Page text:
I recently took a week off for our family to spend time with my parents (and other relatives) in Montana. We soaked in the sun, caught up with family, played with dry ice, floated down a river on tubes, spent hours in the car road-tripping, joined thousands of others to tour Yellowstone, saw Old Faithful erupt (three times), saw elk, bison, and grizzly bears, and did much more. So we packed in a lot in a week’s time. One scary moment was losing track of our daughter among the throngs of people at Old Faithful. Thankfully, she was with others in our group. At least I’ll have a sermon illustration the next time I preach from Luke 2:41-52.
I actually like coming home from vacation, so I was glad to be back. But it was a restful time away from our usual responsibilities here in Alaska.
This past Lord’s Day our Sunday School class watched the next-to-last episode of the video series The Protestant Revolt. If you haven’t seen it, or if you missed an episode, click on the link and you can stream them for free. Sunday’s video was on the martyrs of the Reformation. The bravery of the men and women of the Reformation who were willing to die (sometimes in horrific ways) for the sake of Christ and the gospel is incredible and humbling. By God’s grace, the worst of times can bring out the best in believers.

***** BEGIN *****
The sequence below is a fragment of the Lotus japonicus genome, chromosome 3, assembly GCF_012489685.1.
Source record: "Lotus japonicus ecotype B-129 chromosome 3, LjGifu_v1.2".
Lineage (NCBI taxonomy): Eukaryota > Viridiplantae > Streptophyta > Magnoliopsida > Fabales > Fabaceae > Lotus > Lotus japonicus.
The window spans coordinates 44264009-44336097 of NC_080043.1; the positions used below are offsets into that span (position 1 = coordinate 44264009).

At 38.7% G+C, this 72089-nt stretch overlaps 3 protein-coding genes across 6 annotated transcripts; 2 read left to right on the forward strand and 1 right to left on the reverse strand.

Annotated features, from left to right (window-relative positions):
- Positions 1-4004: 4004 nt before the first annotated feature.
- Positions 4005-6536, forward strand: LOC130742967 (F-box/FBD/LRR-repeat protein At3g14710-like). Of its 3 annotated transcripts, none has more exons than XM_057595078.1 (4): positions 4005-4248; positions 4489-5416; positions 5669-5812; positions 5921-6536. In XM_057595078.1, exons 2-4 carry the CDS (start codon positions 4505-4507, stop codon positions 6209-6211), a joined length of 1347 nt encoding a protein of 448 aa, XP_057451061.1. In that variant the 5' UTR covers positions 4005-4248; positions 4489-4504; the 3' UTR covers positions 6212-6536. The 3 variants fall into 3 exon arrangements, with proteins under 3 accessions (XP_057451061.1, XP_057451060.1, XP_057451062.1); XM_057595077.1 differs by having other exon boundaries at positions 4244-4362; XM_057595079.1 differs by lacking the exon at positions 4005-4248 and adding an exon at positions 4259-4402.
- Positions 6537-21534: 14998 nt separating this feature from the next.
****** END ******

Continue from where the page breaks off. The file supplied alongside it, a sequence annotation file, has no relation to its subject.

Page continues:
At the morning service I preached from Luke 3:1-14, focusing on John’s message of repentance. Though John didn’t understand that Christ would not bring an immediate judgment upon the wicked (the judgment he preached will come when Christ returns), nevertheless his message is just as urgent for us today. Apart from repentance there is no salvation. And true repentance will always bear fruit (vs. 8, 9), fruit that corresponds to the very individual ways that we have sinned against God (vs. 10-14). Though a command, repentance is also a gift of God’s grace (2 Timothy 2:25). Therefore, like Augustine, we must pray that God will grant us the very thing he commands (“O Lord, command what you will and give what you command”).
Since we celebrated the Lord’s Supper, I ended with a brief meditation on the sacrament. As well as the prospect of judgment, God’s kindness leads us to repentance (Romans 2:4). As we see the kindness of God in the broken body and shed blood of Christ for us, may God grant us hearts filled with a readiness to turn from sin and towards our merciful Savior.
At the evening service we learned about the keys of the kingdom (Matthew 16:19) from Heidelberg Catechism Lord’s Day 31.
Here’s an encouraging message from Michael Reeves on the power of God to bring light out of darkness. This was the first time I’ve heard a recording of his preaching, but we’ve been blessed reading his (and Tim Chester’s) book Why the Reformation Still Matters for our Theology Class.
And here’s a quick introduction to the Heidelberg Catechism if you’re interested to learn more about it.
Soli Deo Gloria!